Oceans Day Mnemonic: DIVE

Eastport Maine photo

In honor of World Oceans Day today, DIVE.

D is for Drink, as in

Drink tap water from a reusable bottle or glass. Those plastic bottles end up in the ocean and require fossil fuels to produce and recycle (that is, when they are recycled rather than ending up in a landfill. The Story of Stuff project’s mini-film on “The Story of Bottled Water” is a great introduction to this topic.

I is for Investigate, as in

When you hear a “scientific” claim that an industrial chemical is safe, don’t just be suspicious or accepting—investigate.

Sustainable fisheries are a good place to use the "I" of this mnemonic—who's making the claim?
Sustainable fisheries are a good place to use the “I” of this mnemonic—who’s making the claim?

According to the Chicago Tribune, The Journal of Children’s Health published a research study in 2002 emphasizing that 7 of 12 blood samples did not contain a fire retardant called deca being used in TVs and electronics.  Those were adult blood samples, taken in 1988, and the journal folded after existing for only two years.

V is for Vote, as in

Vote for candidates who understand the precautionary principle. For example, look to senators who supported the Safe Chemicals bill  S. 847. A competing compromise bill praised by industry, called the “Chemical Safety Improvement Act of 2013,” has now replaced the proposed Safe Chemicals Act. The Environmental Working Group says among the new bill’s faults are that:

  • It would not offer special protections from persistent, bioaccumulative and toxic substances, known as PBTs.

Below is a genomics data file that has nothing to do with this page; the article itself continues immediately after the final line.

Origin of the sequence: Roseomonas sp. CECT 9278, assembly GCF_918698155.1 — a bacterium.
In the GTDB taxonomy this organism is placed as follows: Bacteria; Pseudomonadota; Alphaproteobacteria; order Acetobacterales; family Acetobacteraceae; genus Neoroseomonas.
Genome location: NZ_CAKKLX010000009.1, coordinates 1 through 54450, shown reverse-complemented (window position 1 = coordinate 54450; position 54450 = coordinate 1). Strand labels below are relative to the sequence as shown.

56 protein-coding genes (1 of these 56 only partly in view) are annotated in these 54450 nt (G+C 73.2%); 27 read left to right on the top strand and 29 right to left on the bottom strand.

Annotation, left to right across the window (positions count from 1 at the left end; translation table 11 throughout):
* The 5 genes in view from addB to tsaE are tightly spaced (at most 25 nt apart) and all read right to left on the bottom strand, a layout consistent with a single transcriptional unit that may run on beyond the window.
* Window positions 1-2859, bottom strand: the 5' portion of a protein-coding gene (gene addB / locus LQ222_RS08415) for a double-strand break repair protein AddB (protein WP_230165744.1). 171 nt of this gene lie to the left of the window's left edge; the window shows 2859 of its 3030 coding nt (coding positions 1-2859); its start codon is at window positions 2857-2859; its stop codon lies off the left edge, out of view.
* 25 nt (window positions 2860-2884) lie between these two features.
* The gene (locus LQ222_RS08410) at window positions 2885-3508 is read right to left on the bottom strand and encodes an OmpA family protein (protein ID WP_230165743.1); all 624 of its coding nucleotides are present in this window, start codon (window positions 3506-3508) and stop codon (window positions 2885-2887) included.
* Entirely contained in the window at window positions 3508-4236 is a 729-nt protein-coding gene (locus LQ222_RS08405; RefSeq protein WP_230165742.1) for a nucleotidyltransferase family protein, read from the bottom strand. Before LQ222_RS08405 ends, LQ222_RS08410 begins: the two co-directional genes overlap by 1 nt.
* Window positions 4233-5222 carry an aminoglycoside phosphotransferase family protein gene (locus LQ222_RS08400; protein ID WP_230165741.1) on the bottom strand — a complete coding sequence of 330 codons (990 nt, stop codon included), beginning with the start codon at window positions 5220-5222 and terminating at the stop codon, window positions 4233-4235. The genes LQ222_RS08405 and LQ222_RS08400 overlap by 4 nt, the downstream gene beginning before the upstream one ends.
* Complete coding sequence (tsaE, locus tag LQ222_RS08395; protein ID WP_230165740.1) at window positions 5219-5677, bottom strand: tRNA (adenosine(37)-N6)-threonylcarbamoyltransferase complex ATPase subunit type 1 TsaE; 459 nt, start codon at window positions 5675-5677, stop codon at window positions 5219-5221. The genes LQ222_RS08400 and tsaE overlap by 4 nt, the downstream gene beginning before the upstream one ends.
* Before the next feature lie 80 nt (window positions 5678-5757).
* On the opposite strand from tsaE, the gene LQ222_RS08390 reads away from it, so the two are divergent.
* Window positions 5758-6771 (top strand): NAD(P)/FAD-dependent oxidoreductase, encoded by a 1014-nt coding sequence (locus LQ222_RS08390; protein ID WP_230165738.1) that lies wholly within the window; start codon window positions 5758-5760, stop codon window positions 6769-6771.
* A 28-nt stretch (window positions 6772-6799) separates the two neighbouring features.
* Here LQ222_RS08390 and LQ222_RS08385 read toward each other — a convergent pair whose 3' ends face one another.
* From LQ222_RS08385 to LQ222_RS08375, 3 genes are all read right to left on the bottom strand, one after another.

• It would not protect workers, economically disadvantaged communities or “hot spots.”

See here for Breast Cancer Action’s response to the sudden compromise bill.

Eastport Maine photo
One of my favorite ocean environments—Eastport, Maine.

E is for Eliminate, as in

Eliminate the use of plastics for disposable products. If you have to start somewhere, start here. Plastic wrap? I use it, but only about two boxes per year, compared to perhaps 10 boxes per year ten years ago. Plastic utensils? Skip ’em whenever possible, and seek out the bulk bins at the supermarket. These are drops in the bucket, but if plastic were expensive, imagine how much less plastic would be consumed in unnecessary ways. Oh, wait a minute, it is expensive—just not  showing up in the price of consumer goods, but in the cost of their consequences in health and environment down the road.

An introduction to the issue of plastics in the ocean, and the difficulties of measuring their extent and effect, is here: Trouble Afloat: Ocean Plastics.

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